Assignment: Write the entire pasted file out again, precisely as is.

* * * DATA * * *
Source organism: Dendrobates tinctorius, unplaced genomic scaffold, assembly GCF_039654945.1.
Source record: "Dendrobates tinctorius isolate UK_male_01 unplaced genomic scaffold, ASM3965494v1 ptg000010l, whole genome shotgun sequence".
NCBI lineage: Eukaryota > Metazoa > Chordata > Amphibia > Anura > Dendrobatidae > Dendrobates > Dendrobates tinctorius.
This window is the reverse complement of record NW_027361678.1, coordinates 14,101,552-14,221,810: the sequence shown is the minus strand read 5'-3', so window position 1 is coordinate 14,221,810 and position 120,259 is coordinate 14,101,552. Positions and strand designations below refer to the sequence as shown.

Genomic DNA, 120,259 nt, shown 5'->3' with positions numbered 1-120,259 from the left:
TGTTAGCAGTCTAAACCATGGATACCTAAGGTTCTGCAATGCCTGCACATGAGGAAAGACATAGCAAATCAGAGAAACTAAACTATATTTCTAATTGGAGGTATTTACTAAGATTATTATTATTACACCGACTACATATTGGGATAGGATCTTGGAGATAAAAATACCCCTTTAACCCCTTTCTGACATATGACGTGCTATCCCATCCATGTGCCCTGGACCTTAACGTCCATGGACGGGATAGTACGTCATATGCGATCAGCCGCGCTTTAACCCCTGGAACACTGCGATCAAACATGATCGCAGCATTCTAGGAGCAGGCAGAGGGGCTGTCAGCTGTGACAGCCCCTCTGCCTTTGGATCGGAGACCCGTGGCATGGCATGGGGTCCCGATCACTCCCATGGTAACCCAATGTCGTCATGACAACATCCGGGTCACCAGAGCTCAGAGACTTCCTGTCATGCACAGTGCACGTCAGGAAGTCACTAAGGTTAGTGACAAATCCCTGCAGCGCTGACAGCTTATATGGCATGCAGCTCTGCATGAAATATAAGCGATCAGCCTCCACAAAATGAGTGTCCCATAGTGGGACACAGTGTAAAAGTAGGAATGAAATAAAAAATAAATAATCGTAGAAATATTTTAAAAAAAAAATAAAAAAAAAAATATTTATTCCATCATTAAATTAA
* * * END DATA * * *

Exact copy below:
Source organism: Dendrobates tinctorius, unplaced genomic scaffold, assembly GCF_039654945.1.
Source record: "Dendrobates tinctorius isolate UK_male_01 unplaced genomic scaffold, ASM3965494v1 ptg000010l, whole genome shotgun sequence".
NCBI lineage: Eukaryota > Metazoa > Chordata > Amphibia > Anura > Dendrobatidae > Dendrobates > Dendrobates tinctorius.
This window is the reverse complement of record NW_027361678.1, coordinates 14,101,552-14,221,810: the sequence shown is the minus strand read 5'-3', so window position 1 is coordinate 14,221,810 and position 120,259 is coordinate 14,101,552. Positions and strand designations below refer to the sequence as shown.

Genomic DNA, 120,259 nt, shown 5'->3' with positions numbered 1-120,259 from the left:
TGTTAGCAGTCTAAACCATGGATACCTAAGGTTCTGCAATGCCTGCACATGAGGAAAGACATAGCAAATCAGAGAAACTAAACTATATTTCTAATTGGAGGTATTTACTAAGATTATTATTATTACACCGACTACATATTGGGATAGGATCTTGGAGATAAAAATACCCCTTTAACCCCTTTCTGACATATGACGTGCTATCCCATCCATGTGCCCTGGACCTTAACGTCCATGGACGGGATAGTACGTCATATGCGATCAGCCGCGCTTTAACCCCTGGAACACTGCGATCAAACATGATCGCAGCATTCTAGGAGCAGGCAGAGGGGCTGTCAGCTGTGACAGCCCCTCTGCCTTTGGATCGGAGACCCGTGGCATGGCATGGGGTCCCGATCACTCCCATGGTAACCCAATGTCGTCATGACAACATCCGGGTCACCAGAGCTCAGAGACTTCCTGTCATGCACAGTGCACGTCAGGAAGTCACTAAGGTTAGTGACAAATCCCTGCAGCGCTGACAGCTTATATGGCATGCAGCTCTGCATGAAATATAAGCGATCAGCCTCCACAAAATGAGTGTCCCATAGTGGGACACAGTGTAAAAGTAGGAATGAAATAAAAAATAAATAATCGTAGAAATATTTTAAAAAAAAAATAAAAAAAAAAATATTTATTCCATCATTAAATTAA